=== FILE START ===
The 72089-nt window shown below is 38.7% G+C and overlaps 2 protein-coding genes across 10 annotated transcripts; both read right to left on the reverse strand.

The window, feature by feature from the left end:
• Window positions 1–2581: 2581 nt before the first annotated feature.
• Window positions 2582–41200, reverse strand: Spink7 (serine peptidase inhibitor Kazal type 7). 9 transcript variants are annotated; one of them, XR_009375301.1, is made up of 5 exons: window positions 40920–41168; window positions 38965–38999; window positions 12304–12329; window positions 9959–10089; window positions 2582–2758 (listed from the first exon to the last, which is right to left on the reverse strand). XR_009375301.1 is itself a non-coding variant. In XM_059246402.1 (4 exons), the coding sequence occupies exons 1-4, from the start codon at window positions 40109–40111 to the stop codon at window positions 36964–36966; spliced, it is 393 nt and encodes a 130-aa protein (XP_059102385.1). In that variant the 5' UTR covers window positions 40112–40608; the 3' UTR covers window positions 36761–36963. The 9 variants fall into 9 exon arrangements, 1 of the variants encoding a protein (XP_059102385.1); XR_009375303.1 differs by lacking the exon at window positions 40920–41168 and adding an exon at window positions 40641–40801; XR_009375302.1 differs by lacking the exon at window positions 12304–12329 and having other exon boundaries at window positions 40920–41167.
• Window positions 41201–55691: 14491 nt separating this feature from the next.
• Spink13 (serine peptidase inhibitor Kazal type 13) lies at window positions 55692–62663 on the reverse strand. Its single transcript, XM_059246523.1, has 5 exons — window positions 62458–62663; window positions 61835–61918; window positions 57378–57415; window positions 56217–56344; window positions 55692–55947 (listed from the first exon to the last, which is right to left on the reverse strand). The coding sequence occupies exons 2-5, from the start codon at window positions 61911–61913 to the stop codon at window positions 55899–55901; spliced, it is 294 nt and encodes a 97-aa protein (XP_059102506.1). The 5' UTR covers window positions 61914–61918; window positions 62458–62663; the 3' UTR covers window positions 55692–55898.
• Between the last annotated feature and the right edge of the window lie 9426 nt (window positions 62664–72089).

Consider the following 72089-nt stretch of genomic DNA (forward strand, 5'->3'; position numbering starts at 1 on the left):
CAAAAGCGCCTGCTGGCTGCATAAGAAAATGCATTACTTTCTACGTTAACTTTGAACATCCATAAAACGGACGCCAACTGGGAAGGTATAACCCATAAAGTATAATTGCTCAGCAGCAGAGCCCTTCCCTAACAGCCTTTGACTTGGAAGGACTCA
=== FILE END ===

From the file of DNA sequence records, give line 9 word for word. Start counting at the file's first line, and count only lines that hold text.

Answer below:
CAAAAGCGCCTGCTGGCTGCATAAGAAAATGCATTACTTTCTACGTTAACTTTGAACATCCATAAAACGGACGCCAACTGGGAAGGTATAACCCATAAAGTATAATTGCTCAGCAGCAGAGCCCTTCCCTAACAGCCTTTGACTTGGAAGGACTCA